“My walking is of two kinds: one straight on end to a definite goal at a round pace; one, objectless, loitering, and purely vagabond. In the latter state, no gypsy on earth is a greater vagabond than myself; it is so natural to me, and strong with me, that I think I must be the descendant, at no great distance, of some irreclaimable tramp.”
– Charles Dickens, The Uncommercial Traveler
It is understandable to think as Dickens does that walking consists of two kinds of mutually exclusive pursuits, of either seeking a destination or strolling for leisure. Those two do encompass most walkers’ intentions. However, careful reflection suggests there are other intentions requiring other types of paths with distinct sets of design considerations, often ignored by walkers and designers alike.
I’ve come across 10 distinct path types, of which only eight are intended for walking. Besides Dickens’s two categories, the walkables are:
- Exercise paths, designed to maximize exertion and to end the workout where it began.
- Display paths, which often employ small mesh networks to maximize edges for exhibits.
- Narrative paths designed to tell stories and which often must be directional to be read.
- Sacred paths, the basis of pilgrimages and labyrinths.
- Perimeter paths, around a lake or mountain or a piece of property, for inspecting, claiming, or enjoying.
- Hidden paths, made to be walked but not seen, of which the best examples are garden maintenance paths and routes into secret gardens.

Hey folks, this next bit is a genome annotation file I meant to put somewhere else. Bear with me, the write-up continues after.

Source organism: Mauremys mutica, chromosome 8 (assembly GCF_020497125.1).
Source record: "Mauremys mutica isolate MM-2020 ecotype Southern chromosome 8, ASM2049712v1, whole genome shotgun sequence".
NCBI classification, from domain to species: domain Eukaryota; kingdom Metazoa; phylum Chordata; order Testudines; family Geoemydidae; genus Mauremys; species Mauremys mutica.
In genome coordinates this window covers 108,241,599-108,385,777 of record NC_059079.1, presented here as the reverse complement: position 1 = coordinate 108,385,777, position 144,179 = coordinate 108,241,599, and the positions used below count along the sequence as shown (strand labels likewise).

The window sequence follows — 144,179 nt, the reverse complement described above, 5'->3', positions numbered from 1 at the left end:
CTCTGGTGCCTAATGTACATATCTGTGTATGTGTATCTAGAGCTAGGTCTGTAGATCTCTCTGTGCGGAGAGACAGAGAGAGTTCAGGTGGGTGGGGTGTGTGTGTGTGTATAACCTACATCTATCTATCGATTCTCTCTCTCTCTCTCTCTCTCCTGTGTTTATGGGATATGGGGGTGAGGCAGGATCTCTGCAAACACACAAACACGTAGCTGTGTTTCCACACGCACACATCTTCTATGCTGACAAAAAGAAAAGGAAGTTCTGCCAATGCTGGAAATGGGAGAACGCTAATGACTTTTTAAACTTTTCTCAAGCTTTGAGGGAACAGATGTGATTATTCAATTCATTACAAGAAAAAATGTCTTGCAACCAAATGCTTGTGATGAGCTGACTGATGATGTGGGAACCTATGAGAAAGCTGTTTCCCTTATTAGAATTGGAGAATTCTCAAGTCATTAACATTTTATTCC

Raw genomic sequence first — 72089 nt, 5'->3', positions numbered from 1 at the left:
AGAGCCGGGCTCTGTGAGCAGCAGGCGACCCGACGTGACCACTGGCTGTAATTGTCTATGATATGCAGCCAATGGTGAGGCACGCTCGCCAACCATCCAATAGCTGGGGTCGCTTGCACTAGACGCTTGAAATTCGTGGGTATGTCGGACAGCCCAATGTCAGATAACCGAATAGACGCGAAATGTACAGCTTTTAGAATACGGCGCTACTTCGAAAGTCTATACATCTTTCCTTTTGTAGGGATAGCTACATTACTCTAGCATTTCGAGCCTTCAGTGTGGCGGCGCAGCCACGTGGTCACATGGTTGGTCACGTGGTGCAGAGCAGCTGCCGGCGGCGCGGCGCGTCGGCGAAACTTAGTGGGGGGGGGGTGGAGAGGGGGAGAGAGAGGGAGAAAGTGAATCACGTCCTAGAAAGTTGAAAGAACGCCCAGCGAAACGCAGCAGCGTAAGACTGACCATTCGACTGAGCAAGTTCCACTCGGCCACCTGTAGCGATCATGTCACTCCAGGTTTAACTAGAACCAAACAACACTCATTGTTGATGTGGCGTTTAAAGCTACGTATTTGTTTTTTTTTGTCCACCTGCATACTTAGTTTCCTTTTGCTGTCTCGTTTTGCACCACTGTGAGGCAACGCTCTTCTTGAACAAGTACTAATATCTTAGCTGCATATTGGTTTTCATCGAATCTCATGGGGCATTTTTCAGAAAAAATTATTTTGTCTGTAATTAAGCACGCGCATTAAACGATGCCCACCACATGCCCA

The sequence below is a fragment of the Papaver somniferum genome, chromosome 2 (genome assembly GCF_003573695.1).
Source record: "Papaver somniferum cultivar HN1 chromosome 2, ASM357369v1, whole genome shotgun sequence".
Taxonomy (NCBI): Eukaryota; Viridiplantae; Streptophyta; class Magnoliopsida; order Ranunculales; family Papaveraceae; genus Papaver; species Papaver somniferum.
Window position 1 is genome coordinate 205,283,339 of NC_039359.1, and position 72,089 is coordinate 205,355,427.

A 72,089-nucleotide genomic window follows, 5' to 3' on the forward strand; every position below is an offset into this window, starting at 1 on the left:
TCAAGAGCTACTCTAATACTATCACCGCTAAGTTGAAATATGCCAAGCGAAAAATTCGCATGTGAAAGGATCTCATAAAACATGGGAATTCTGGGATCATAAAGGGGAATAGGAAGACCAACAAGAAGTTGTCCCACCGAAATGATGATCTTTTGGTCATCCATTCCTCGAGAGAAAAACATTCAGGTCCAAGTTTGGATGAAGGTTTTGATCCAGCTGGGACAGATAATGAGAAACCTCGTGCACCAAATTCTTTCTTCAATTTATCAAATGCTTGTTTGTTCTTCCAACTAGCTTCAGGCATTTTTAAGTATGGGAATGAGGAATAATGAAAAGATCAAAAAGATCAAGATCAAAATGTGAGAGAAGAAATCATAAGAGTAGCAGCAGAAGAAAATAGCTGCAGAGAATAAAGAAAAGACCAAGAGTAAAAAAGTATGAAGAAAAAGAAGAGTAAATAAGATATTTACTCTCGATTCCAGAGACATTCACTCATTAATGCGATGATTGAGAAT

The two types of unwalked paths are:
- Aesthetic paths, which are designed solely to add to the landscape composition, and
- Blocked paths, former routes now stoppered due to erosion, new owners, change of destination, and the like.
Purposeful walking—whether for goal reaching or for exercise—shares the need for a safe route with all other types of walking, but it differs significantly from strolling and the other more leisurely kinds of walking in not demanding thorough comfort and diverse interest in route. Leisurely walking extends to lingering, which involves standing, leaning, or sitting along the route. The kinds of comfort and interest we seek when lingering or walking leisurely requirements are diverse and are based on the human senses. In preparation for considering the several different types of walkways, let us first discuss attributes of safe routes and of comfortable, engaging walkways.
Most paths are designed with these kinds of distinctions in mind, from the broad graveled walkways at Versailles for strolling in full costume and watching others doing the same to city sidewalks for conveying people to their destinations. Still, we know each path can serve the other’s purpose, what with contemporary tourists at Versailles heading for le Potager du Roi or le Petit Trianon while window-shoppers stroll along city streets.
The distinction between paths that serve many functions and those that support a select few is the difference between strong and weak programs.
Strong program paths, such as a steep hiking trail, support only their intended users. On the other hand, campus walkways have weak programs because they will support those hurrying to destinations, strollers, and exercisers.
Designers must pair breadth of user types to strength of path program. The width of a city sidewalk, for instance, calls for a weak program because it will only support prevalent strolling if it also provides adequate width for its expected traffic of goal seekers.
Users’ differing outlooks became apparent during one family’s outing in Acadia National Park. The parents had thought their young son would enjoy sauntering along the wide, gently graded carriage roads, but within minutes of their start, he announced, “This is not my style.” His style, it turned out, involved clambering over rocks and climbing steep, narrow trails. In short, while they had strolling in mind, he was thinking instead of challenge and exercise.